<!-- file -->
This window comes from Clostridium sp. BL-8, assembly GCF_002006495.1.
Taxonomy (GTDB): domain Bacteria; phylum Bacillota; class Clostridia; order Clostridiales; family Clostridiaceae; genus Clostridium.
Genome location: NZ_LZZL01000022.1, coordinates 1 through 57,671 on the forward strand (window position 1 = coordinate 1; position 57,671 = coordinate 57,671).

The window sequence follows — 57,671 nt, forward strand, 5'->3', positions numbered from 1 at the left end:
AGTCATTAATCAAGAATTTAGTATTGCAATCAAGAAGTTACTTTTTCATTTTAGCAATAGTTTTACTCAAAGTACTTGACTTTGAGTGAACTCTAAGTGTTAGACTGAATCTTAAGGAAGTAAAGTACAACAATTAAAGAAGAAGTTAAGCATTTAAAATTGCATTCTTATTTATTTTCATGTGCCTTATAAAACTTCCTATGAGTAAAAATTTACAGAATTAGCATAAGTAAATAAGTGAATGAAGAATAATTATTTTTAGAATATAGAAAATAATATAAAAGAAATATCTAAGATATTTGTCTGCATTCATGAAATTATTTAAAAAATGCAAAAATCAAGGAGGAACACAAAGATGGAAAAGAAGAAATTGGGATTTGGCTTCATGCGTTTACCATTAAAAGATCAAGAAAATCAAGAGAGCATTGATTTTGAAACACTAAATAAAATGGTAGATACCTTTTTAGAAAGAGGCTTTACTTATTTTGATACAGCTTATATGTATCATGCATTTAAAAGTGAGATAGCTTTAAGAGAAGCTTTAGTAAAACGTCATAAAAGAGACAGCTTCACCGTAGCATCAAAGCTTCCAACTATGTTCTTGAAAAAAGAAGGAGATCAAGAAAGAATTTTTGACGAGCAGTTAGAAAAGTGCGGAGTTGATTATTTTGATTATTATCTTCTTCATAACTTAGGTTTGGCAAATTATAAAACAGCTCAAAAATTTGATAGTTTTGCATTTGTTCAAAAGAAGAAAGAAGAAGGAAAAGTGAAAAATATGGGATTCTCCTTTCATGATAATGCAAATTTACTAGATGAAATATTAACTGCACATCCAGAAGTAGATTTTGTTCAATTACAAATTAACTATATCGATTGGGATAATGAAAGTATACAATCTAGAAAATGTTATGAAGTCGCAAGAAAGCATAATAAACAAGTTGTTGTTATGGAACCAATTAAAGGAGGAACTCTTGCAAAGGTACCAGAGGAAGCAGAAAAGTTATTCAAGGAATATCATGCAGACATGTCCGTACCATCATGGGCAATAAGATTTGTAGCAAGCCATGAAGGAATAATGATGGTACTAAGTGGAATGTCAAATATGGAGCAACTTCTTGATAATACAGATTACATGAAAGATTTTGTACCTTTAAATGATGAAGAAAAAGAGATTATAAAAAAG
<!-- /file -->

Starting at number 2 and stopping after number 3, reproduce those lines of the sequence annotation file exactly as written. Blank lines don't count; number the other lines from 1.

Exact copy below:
Taxonomy (GTDB): domain Bacteria; phylum Bacillota; class Clostridia; order Clostridiales; family Clostridiaceae; genus Clostridium.
Genome location: NZ_LZZL01000022.1, coordinates 1 through 57,671 on the forward strand (window position 1 = coordinate 1; position 57,671 = coordinate 57,671).